4. Find a hobby!  Something that is all about you.  I mean, you are on the internet.  Go search something up; there isn't anything you can't learn how to do.  You might even find something that you're passionate about!  Doing at least one thing that is just for fun is enough to help you feel like your life is about something other than some daily grind.
  5. Exercise.  Don't go getting some gym membership (unless you really want one).  A simple walk around the block can help.  Even pacing in your own home or doing some cardio and stretching can really help.  Devote at least 20 minutes.  It won't take away from your busy life, but it will add to it by making you more functional.  But it will help you recharge and feel better once you get the blood flowing.  Even lazy, unathletic bums like myself can get up and move around.  Or hey, get up and dance!  Even if you look like a fool.  This is about your health, not your looks.
  6. Don't stop at dreaming.  You want something?  Well, you're not going to get it by just picturing it.  There's no such thing as some magical genie that will give you what you want.  Make plans.  Being ambitious only gets you so far if you can't make moves towards those goals.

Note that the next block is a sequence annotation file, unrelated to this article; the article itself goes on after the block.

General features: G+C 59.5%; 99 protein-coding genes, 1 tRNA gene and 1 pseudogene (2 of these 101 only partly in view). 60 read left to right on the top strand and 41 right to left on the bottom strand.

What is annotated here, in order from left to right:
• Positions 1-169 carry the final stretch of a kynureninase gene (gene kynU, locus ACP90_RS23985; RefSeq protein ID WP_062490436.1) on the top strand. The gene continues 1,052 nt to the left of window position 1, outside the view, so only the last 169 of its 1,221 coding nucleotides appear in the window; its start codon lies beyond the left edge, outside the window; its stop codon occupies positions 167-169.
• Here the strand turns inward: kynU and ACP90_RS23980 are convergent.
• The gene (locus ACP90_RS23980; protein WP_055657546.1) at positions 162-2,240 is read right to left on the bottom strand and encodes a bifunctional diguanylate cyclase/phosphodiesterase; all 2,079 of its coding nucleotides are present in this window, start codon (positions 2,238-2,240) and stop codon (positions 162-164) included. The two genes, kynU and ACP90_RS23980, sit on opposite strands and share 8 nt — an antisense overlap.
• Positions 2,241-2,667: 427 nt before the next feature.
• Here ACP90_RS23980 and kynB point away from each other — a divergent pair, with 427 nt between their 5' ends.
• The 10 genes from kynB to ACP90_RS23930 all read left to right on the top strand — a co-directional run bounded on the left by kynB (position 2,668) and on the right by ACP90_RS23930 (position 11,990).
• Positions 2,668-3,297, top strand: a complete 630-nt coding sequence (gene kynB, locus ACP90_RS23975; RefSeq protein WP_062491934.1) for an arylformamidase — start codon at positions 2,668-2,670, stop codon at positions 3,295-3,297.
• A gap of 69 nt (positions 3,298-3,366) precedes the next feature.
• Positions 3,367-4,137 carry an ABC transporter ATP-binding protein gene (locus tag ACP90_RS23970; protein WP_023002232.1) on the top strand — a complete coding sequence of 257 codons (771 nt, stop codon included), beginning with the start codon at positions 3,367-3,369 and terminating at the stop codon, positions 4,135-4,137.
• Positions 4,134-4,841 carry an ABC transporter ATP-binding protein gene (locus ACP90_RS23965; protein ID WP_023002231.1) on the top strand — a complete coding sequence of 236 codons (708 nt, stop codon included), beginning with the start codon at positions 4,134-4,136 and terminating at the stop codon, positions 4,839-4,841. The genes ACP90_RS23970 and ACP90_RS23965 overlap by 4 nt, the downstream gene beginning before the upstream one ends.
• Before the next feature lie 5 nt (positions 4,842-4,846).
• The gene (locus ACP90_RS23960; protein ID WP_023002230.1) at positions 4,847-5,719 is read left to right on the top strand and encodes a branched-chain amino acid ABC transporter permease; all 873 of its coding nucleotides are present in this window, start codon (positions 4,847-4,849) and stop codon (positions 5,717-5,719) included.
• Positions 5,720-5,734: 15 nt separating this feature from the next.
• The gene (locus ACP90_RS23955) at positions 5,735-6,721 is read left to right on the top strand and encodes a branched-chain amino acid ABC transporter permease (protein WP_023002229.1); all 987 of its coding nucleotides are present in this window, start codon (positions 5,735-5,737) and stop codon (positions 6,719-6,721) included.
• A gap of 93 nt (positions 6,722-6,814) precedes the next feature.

There you have it, guys.  This is a stressful world we live in, and chances are we'll never be completely satisfied with everything.  The least we can do is try to make things better for ourselves, right?  I hope this advice helps anyone that is stressing over careers, school, work, family, or a combination of any of those.  Be happy, healthy, and safe, everyone!

Happy trails,


(Note:  I feel like I have to say this.  I'm not a professional therapist or life coach or fitness instructor or anything certified.  I'm just a college kid putting things out there.  If you have any doubts about whether you're healthy enough to exercise or how to go about it, please talk to your trusted doctor.  And lastly, don't go attaining your goals and managing your stress at the expense of others.  Make sure whatever you're aiming towards is safe and legal.  No seriously, please.  Look out for yourselves and each other!  Don't say I didn't warn you to be good!  I totally did.)

20 January 2013

Issues: How to Help a Friend Who Is Having a Crisis

A Friend In Need